15
Limitations of Domestic Investment
If we only invest in domestic shares, then we are limited
by the types of companies on offer in our home market.
For example, the Australian market is overweight in
mining companies and underweight in technology
companies compared to the US and other markets.
If we want to invest in IT or electronics companies, how
do we do that in Australia?
By investing internationally, we have a more diverse
range of investment opportunities.
16
Internationalizing a Domestic Portfolio
Domestic portfolio
opportunity set

o
DP

R
DP


Minimum risk (MR
DP
)
domestic portfolio
MR
DP

DP
Optimal domestic
portfolio (DP)
Expected Return
of Portfolio, R
p

Expected Risk
of Portfolio,
p

R
f

Capital Market
Line (Domestic)
An investor may choose a portfolio of assets enclosed by the Domestic portfolio opportunity set. The optimal domestic portfolio is found
at DP, where the Capital Market Line is tangent to the domestic portfolio opportunity set. The domestic portfolio with the minimum risk is
MR
DP
.
17
Internationalizing a Domestic Portfolio
R
f

CML (Domestic)

o
DP

R
DP

Domestic portfolio
opportunity set
DP
I nternationally diversified
portfolio opportunity set
R
IP


o
IP

IP
Expected Return
of Portfolio, R
p

Expected Risk
of Portfolio,
p

Optimal
international
portfolio
An investor may choose a portfolio of assets enclosed by the international portfolio opportunity set. The optimal international portfolio
is found at IP, where the Capital Market Line is tangent to the international portfolio opportunity set.
18
Domestic vs. International Diversification
27
12
P
o
r
t
f
o
l
i
o

R
i
s
k

(
%
)

Number of Stocks
1 10 20 30 40 50
U.S. stocks
International stocks
100
19
Key Results of Portfolio Theory
The extent to which risk is reduced by portfolio
diversification depends on the correlation of assets in
the portfolio.
As the number of assets increases, portfolio variance
becomes more dependent on the covariances (or
correlations) and less dependent on variances.
The risk of an asset when held in a large portfolio
depends on its return covariance (or correlation) with
other assets in the portfolio.
Example MSCI World Index & MSCI Emerging
Markets Index
20
Two Asset Case
21
Combinations of
the two portfolios
if correlation = 1
22
Combinations of
the two portfolios
if correlation = 1 Amount of
risk
reduction
23
24
Are Correlations Constant?
Longin & Solnik estimated national stock market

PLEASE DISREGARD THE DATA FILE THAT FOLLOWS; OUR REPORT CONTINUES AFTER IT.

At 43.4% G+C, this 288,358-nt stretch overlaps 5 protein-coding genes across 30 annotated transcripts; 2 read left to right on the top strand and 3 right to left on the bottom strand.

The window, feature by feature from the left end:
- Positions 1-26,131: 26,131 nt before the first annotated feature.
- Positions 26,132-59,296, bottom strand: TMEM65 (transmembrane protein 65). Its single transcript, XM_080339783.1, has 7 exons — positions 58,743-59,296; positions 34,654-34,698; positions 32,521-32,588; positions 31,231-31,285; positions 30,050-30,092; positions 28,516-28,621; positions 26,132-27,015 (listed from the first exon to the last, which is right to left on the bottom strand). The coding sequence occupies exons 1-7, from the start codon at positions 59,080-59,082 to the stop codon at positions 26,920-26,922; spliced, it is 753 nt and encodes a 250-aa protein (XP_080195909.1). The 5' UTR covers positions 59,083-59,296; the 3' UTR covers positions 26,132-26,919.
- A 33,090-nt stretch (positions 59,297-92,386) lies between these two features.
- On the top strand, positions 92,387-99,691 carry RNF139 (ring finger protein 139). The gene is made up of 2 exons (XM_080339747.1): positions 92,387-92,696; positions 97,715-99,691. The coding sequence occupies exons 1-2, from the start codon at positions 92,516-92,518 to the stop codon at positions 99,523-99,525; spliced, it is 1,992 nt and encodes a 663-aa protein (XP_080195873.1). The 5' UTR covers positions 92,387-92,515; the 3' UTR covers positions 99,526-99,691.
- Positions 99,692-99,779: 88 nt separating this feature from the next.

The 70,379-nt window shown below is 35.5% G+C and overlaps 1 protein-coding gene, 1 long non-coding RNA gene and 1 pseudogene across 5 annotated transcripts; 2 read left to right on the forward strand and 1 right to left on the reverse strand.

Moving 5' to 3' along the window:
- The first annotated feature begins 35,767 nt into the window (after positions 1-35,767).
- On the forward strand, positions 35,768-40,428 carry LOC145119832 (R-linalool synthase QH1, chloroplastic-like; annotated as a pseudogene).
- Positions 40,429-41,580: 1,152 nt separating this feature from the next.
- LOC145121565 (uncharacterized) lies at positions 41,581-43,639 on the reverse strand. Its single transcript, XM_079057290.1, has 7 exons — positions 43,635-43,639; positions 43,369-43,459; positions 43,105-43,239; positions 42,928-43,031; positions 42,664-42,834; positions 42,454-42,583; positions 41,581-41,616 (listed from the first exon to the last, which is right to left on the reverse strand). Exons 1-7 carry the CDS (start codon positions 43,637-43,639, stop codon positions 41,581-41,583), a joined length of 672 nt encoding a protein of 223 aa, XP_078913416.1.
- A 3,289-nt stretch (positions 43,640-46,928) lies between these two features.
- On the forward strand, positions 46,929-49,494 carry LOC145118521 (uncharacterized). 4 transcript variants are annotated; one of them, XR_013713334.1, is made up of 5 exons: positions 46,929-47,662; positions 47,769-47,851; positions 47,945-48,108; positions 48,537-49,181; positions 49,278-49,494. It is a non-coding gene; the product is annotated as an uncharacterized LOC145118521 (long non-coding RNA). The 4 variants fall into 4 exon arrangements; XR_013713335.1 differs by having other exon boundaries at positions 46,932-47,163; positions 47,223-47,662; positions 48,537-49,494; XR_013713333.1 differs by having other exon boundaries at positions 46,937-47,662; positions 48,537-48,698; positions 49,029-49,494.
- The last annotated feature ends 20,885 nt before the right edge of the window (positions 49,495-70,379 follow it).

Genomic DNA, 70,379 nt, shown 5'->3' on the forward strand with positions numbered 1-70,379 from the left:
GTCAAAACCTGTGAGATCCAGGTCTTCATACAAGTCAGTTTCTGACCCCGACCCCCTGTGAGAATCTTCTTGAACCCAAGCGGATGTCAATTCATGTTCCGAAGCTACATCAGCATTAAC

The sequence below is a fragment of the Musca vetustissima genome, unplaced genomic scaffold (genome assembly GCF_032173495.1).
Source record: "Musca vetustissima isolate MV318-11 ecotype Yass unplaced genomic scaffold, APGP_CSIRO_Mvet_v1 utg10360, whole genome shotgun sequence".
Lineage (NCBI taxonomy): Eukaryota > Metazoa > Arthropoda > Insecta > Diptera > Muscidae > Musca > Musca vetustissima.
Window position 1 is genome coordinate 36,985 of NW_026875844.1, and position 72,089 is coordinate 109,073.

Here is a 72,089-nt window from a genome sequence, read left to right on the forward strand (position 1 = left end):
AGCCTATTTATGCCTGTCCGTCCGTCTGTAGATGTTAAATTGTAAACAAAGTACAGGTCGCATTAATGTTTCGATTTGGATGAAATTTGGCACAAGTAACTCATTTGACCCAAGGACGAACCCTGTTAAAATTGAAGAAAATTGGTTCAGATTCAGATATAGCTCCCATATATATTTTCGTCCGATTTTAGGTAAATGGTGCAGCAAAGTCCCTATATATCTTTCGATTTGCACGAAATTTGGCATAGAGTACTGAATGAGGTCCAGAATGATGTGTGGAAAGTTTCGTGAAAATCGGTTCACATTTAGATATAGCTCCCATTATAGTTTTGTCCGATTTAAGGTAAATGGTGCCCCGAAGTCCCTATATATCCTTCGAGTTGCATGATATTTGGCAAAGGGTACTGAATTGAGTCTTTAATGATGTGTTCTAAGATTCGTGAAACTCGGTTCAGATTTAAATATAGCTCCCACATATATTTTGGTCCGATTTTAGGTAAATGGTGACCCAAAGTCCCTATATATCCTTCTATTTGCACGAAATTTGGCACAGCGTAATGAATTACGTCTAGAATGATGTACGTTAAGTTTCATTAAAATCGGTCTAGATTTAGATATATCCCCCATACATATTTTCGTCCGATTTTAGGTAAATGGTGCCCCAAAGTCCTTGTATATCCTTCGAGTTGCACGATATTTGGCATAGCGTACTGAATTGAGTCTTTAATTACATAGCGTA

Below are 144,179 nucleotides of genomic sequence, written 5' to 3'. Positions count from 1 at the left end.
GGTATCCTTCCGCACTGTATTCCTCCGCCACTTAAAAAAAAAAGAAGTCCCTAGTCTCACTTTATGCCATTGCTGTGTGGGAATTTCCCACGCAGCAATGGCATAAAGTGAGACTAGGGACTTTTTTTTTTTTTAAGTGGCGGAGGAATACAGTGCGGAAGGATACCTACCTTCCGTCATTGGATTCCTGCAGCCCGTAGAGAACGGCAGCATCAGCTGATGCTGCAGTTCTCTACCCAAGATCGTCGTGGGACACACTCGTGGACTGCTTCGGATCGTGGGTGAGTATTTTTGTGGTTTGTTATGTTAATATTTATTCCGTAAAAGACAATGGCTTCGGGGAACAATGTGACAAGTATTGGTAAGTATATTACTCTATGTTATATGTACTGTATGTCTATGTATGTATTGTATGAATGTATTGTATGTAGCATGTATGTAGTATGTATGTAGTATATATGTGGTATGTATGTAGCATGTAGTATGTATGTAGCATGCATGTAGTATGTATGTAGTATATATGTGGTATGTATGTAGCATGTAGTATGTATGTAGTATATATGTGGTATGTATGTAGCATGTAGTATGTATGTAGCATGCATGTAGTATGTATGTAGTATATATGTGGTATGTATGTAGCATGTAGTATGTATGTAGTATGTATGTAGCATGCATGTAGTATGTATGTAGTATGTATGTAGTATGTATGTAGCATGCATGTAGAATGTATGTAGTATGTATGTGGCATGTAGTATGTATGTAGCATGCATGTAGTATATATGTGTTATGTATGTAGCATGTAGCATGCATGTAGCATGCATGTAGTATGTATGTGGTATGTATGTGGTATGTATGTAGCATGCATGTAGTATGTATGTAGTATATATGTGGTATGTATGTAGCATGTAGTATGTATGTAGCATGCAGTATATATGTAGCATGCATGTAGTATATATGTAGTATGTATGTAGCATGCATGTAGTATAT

correlations during periods of high and low market
volatility assuming constant correlations (
i,us
) between
index i and the U.S. market.
While, movements in volatility of various market
indices are not synchronized, they nevertheless
conclude that volatility is contagious.
This means that stock markets tend to move together
during BAD times. Which is not good, as it is during
bad times that we really want differences across
markets.


25
The Bad News On Correlations
D
e

S
a
n
t
i
s

a
n
d

G
e
r
a
r
d

(
1
9
9
7
)

26
Exchange Rate Risk
The realized dollar return for an Australian resident
investing in a foreign market will depend not only on
the return in the foreign market but also on the change
in the exchange rate between the Australian dollar and
the foreign currency, i.e.
Uncertainty about what will happen to the foreign stock
market (r
foreign market
).
Uncertainty about what will happen to the exchange rate
(g
$/FC
).
27
The realized dollar return for an Australian
resident investing in a foreign market is given by:
1 ) 1 )( 1 (
$
+ + =
i i i
r R R
Where,
R
i
is the local currency return in the i
th
market.
r
i
is the rate of change in the exchange rate
between the local currency and the dollar.
Exchange Rate Risk
28
Exchange Rate Risk
An example with Japanese shares:
US investor takes $1,000,000 on 1/1/2002 and invests in
shares traded on the Tokyo Stock Exchange (TSE)
On 1/1/2002, the spot exchange rate was 130/$

The investor purchases 6,500 shares valued at 20,000 for a
total investment of 130,000,000

At the end of the year, the investor sells the shares at a price
of 25,000 per share yielding 162,500,000
On 1/1/2003, the spot exchange rate was 125/$

The investor receives a 30% return on investment
($1,300,000/$1,000,000) - 1 = 30%
29
Exchange Rate Risk
An example with Japanese shares:
The total return reflects not only the rise in the yen stock